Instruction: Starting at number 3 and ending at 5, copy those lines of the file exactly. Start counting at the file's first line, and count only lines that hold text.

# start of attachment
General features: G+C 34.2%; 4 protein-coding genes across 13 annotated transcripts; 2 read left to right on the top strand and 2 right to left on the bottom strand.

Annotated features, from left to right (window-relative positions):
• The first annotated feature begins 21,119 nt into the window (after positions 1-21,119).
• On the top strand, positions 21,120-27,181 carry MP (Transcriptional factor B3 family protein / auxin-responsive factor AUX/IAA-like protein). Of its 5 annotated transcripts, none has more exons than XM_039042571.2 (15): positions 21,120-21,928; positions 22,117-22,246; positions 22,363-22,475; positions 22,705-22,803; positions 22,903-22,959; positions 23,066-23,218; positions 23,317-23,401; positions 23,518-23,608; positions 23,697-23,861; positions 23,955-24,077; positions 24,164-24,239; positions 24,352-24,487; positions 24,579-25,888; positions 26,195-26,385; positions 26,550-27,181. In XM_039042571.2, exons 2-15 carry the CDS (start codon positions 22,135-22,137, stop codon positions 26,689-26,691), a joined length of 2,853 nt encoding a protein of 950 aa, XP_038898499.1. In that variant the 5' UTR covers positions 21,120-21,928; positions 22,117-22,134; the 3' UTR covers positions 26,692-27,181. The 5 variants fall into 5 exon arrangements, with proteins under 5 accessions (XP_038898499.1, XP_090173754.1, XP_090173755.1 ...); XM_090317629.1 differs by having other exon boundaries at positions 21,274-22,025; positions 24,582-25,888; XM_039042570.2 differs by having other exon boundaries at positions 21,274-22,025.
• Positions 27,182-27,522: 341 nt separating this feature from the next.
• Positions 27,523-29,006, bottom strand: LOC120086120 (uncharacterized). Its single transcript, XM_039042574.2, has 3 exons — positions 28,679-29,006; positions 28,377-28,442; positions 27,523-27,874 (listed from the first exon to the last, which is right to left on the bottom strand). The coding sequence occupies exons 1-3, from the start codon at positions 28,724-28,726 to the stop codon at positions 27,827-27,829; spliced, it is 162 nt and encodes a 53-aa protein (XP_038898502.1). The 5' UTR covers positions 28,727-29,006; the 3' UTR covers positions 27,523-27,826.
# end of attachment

• The first annotated feature begins 21,119 nt into the window (after positions 1-21,119).
• On the top strand, positions 21,120-27,181 carry MP (Transcriptional factor B3 family protein / auxin-responsive factor AUX/IAA-like protein). Of its 5 annotated transcripts, none has more exons than XM_039042571.2 (15): positions 21,120-21,928; positions 22,117-22,246; positions 22,363-22,475; positions 22,705-22,803; positions 22,903-22,959; positions 23,066-23,218; positions 23,317-23,401; positions 23,518-23,608; positions 23,697-23,861; positions 23,955-24,077; positions 24,164-24,239; positions 24,352-24,487; positions 24,579-25,888; positions 26,195-26,385; positions 26,550-27,181. In XM_039042571.2, exons 2-15 carry the CDS (start codon positions 22,135-22,137, stop codon positions 26,689-26,691), a joined length of 2,853 nt encoding a protein of 950 aa, XP_038898499.1. In that variant the 5' UTR covers positions 21,120-21,928; positions 22,117-22,134; the 3' UTR covers positions 26,692-27,181. The 5 variants fall into 5 exon arrangements, with proteins under 5 accessions (XP_038898499.1, XP_090173754.1, XP_090173755.1 ...); XM_090317629.1 differs by having other exon boundaries at positions 21,274-22,025; positions 24,582-25,888; XM_039042570.2 differs by having other exon boundaries at positions 21,274-22,025.
• Positions 27,182-27,522: 341 nt separating this feature from the next.